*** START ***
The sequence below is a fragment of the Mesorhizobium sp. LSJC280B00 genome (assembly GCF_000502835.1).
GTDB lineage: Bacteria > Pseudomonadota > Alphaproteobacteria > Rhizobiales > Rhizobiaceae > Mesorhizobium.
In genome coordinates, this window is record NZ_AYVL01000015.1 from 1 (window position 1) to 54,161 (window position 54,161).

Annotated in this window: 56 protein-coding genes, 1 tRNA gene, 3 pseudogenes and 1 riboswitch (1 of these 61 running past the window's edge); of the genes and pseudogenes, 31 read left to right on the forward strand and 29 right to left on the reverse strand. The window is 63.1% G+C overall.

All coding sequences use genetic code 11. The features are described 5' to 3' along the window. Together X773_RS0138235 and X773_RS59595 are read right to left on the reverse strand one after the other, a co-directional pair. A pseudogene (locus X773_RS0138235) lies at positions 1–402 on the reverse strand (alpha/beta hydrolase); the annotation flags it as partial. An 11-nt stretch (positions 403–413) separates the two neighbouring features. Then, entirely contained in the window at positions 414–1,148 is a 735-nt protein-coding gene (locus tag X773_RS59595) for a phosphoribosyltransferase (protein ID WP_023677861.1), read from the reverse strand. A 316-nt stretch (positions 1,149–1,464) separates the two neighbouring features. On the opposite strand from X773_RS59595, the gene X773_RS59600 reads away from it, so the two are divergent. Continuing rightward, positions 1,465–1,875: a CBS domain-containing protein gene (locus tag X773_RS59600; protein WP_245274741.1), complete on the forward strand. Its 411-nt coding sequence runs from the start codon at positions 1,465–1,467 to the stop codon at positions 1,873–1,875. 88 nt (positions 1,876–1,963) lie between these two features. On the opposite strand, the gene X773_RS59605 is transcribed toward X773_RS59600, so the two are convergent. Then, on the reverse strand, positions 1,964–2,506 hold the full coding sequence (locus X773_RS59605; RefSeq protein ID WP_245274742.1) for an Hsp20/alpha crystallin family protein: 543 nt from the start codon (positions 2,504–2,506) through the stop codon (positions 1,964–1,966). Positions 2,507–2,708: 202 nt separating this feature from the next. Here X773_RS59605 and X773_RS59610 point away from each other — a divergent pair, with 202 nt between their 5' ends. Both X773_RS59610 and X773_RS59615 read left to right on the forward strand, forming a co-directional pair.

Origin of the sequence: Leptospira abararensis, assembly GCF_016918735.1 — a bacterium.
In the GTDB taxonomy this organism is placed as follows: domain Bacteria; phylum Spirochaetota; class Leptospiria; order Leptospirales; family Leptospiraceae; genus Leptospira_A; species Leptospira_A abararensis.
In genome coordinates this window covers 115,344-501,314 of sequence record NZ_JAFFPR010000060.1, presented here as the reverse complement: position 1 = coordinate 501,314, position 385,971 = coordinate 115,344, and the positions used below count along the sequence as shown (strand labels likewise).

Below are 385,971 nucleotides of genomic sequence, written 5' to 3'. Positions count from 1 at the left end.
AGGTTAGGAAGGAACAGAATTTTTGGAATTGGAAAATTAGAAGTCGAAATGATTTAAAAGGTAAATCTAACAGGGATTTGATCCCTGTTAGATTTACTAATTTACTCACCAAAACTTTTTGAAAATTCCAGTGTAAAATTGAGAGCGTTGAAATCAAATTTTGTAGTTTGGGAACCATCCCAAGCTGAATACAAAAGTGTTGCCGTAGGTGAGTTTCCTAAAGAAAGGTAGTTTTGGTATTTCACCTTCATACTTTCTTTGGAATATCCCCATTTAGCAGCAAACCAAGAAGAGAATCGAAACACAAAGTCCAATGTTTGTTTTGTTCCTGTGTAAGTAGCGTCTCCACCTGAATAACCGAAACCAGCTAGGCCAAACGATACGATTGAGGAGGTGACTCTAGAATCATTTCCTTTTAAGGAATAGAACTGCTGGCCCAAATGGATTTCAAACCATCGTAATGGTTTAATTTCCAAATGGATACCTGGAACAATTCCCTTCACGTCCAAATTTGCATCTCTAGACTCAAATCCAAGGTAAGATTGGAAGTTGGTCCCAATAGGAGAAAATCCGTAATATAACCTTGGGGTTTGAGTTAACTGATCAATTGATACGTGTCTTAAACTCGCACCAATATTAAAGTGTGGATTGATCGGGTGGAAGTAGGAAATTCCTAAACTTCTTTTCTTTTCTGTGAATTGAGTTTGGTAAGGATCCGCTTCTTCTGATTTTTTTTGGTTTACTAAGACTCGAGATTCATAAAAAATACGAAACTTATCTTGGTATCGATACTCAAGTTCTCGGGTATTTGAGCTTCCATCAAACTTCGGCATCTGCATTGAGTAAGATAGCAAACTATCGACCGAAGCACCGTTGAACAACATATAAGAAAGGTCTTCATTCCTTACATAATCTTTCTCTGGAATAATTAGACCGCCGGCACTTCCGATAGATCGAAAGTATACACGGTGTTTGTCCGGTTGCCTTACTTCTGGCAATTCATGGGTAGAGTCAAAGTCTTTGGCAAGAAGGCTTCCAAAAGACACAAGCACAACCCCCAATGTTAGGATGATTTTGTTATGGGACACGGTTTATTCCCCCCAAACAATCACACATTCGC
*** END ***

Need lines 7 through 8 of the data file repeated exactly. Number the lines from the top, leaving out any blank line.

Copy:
In the GTDB taxonomy this organism is placed as follows: domain Bacteria; phylum Spirochaetota; class Leptospiria; order Leptospirales; family Leptospiraceae; genus Leptospira_A; species Leptospira_A abararensis.
In genome coordinates this window covers 115,344-501,314 of sequence record NZ_JAFFPR010000060.1, presented here as the reverse complement: position 1 = coordinate 501,314, position 385,971 = coordinate 115,344, and the positions used below count along the sequence as shown (strand labels likewise).